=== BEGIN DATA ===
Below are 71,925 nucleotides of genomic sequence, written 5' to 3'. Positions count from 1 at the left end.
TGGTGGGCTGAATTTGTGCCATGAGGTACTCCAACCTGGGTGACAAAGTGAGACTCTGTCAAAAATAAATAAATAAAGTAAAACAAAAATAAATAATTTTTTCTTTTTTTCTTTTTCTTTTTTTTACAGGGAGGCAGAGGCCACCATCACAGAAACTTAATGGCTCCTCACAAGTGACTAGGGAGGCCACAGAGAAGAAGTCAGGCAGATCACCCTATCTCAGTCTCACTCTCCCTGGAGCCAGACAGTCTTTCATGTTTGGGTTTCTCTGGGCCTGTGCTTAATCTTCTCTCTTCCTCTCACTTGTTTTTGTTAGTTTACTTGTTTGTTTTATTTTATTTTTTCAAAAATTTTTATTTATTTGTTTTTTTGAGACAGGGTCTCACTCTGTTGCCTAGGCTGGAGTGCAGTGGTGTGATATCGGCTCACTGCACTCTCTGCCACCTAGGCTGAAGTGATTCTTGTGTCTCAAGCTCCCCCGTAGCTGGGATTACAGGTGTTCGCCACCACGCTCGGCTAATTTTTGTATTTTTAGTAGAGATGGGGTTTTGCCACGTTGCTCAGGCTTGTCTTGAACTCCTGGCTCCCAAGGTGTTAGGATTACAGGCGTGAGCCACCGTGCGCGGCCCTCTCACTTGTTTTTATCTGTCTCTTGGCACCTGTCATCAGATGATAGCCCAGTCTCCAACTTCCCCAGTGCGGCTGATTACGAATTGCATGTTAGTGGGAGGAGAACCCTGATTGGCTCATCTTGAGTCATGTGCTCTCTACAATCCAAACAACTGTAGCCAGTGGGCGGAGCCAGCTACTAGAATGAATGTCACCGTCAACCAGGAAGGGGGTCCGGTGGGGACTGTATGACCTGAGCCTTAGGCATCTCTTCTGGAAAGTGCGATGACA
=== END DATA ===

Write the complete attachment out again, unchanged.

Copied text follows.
Below are 71,925 nucleotides of genomic sequence, written 5' to 3'. Positions count from 1 at the left end.
TGGTGGGCTGAATTTGTGCCATGAGGTACTCCAACCTGGGTGACAAAGTGAGACTCTGTCAAAAATAAATAAATAAAGTAAAACAAAAATAAATAATTTTTTCTTTTTTTCTTTTTCTTTTTTTTACAGGGAGGCAGAGGCCACCATCACAGAAACTTAATGGCTCCTCACAAGTGACTAGGGAGGCCACAGAGAAGAAGTCAGGCAGATCACCCTATCTCAGTCTCACTCTCCCTGGAGCCAGACAGTCTTTCATGTTTGGGTTTCTCTGGGCCTGTGCTTAATCTTCTCTCTTCCTCTCACTTGTTTTTGTTAGTTTACTTGTTTGTTTTATTTTATTTTTTCAAAAATTTTTATTTATTTGTTTTTTTGAGACAGGGTCTCACTCTGTTGCCTAGGCTGGAGTGCAGTGGTGTGATATCGGCTCACTGCACTCTCTGCCACCTAGGCTGAAGTGATTCTTGTGTCTCAAGCTCCCCCGTAGCTGGGATTACAGGTGTTCGCCACCACGCTCGGCTAATTTTTGTATTTTTAGTAGAGATGGGGTTTTGCCACGTTGCTCAGGCTTGTCTTGAACTCCTGGCTCCCAAGGTGTTAGGATTACAGGCGTGAGCCACCGTGCGCGGCCCTCTCACTTGTTTTTATCTGTCTCTTGGCACCTGTCATCAGATGATAGCCCAGTCTCCAACTTCCCCAGTGCGGCTGATTACGAATTGCATGTTAGTGGGAGGAGAACCCTGATTGGCTCATCTTGAGTCATGTGCTCTCTACAATCCAAACAACTGTAGCCAGTGGGCGGAGCCAGCTACTAGAATGAATGTCACCGTCAACCAGGAAGGGGGTCCGGTGGGGACTGTATGACCTGAGCCTTAGGCATCTCTTCTGGAAAGTGCGATGACA